The past year has seen many people experience a change in their financial circumstances. The Covid-19 pandemic resulted in work-life changes for many, from job losses, furlough, working from home or becoming self-employed.
According to figures from the Office for National Statistics, there are over 5 million self-employed people in the U.K.
Even though people have had to adapt to new ways of working due to the pandemic, it’s still harder for the self-employed to obtain mortgages.
Self-employed people might struggle to get mortgages as it’s harder for them to prove exactly what they earn or that their earnings will remain stable.
In response to the problems faced by self-employed mortgage applicants, OnlineMortgageAdvisor.co.uk has provided some advice and tips.
Typical rates available
If you choose to lock yourself into a fixed-rate deal, then typical rates can range between 2.5% and 3.5% during the introductory rates period. When you revert to the lenders’ standard variable rate, the rate can increase to upwards of 4%.
The calculations mortgage providers use will vary. But on average, most will multiply your earnings by 4.5. Some will multiply your earnings by 5 and very few will go as high as 6 if your circumstances permit this.
For example, if your freelance earnings average £30,000 over the last three years, most mortgage providers would cap their lending at £135,000. Some would go up to £150,000 and a minority £180,000.
Typical product fees
Product fees can range between £500 and £1,000. However, a specialist mortgage broker for the self-employed can help mortgage applicants find deals with lower rates and fees.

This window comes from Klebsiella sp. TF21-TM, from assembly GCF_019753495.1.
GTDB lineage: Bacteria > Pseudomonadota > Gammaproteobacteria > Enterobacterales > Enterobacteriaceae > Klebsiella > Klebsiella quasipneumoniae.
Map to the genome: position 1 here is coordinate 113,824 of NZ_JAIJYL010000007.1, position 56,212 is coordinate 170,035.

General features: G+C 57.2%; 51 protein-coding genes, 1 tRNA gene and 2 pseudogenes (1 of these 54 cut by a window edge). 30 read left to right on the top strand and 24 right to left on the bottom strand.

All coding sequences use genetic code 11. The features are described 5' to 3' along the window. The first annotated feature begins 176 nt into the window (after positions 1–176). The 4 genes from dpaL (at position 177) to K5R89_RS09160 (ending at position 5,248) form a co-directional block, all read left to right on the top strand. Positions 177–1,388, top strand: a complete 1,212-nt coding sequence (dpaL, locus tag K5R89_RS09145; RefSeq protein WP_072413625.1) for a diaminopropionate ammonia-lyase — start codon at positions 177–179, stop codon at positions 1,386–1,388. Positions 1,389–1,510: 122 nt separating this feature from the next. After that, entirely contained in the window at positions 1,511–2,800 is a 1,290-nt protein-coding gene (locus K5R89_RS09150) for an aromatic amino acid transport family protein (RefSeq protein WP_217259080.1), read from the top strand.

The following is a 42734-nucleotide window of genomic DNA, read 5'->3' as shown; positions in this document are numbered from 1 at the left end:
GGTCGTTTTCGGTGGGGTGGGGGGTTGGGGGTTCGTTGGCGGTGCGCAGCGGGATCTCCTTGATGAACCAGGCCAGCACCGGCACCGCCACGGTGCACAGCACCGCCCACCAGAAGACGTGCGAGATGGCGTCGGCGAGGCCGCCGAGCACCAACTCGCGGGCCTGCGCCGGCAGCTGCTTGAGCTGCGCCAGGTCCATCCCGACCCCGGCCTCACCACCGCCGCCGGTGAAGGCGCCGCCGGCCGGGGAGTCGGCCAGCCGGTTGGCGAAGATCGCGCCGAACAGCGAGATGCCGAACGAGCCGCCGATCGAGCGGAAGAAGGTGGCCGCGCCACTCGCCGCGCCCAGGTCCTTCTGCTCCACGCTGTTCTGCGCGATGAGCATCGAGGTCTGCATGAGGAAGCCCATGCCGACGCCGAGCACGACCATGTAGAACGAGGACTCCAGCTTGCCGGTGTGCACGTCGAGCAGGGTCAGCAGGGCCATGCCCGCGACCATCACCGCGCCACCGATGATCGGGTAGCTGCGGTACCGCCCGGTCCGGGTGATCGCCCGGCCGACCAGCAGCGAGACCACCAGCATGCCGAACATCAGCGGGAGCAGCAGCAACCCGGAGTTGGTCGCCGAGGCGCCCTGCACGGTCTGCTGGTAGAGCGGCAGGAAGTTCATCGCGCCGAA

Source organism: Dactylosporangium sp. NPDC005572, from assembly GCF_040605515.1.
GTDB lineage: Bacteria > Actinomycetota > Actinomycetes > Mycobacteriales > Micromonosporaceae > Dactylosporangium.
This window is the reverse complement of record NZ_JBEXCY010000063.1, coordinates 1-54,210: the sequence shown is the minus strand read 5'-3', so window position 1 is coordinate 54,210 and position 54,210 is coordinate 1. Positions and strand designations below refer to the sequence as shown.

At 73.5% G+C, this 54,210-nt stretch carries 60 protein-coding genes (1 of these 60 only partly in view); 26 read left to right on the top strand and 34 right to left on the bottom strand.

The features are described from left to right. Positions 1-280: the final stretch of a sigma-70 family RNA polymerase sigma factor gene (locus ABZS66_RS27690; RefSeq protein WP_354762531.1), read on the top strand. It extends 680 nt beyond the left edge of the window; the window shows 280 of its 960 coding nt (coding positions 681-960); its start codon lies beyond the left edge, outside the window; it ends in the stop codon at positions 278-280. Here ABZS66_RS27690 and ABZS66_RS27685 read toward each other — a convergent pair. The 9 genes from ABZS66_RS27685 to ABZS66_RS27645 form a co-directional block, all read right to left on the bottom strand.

What are mortgage lenders looking for?
Mortgage lenders are typically looking for self-employed professionals who have been trading for at least 2-3 years. Self-employed mortgage applicants will also need to provide evidence of this.
Pete Mugleston, from OnlineMortgageAdvisor.co.uk, comments: "The amount of time you've been trading for can be a key factor when applying for a mortgage as a self-employed professional. The vast majority of mortgage lenders will need 2-3 years' worth of accounts to prove that your income is stable and high enough to cover the mortgage payments.”
Self-employed mortgage applicants with less than two years of trading history are more likely to be rejected by high-street lenders. Mugleston advises those with a shorter trading history to seek out mortgage brokers who specialise in self-employed mortgages.
Mugleston says: "There are mortgage brokers who specialise in self-employed applicants and they know exactly which lenders will accept an application based on one year's accounts… The bottom line is this: if you're self-employed with only one year's accounts, it's still possible to get approved for a mortgage and favourable terms, but you'll likely need professional advice to find the right lender."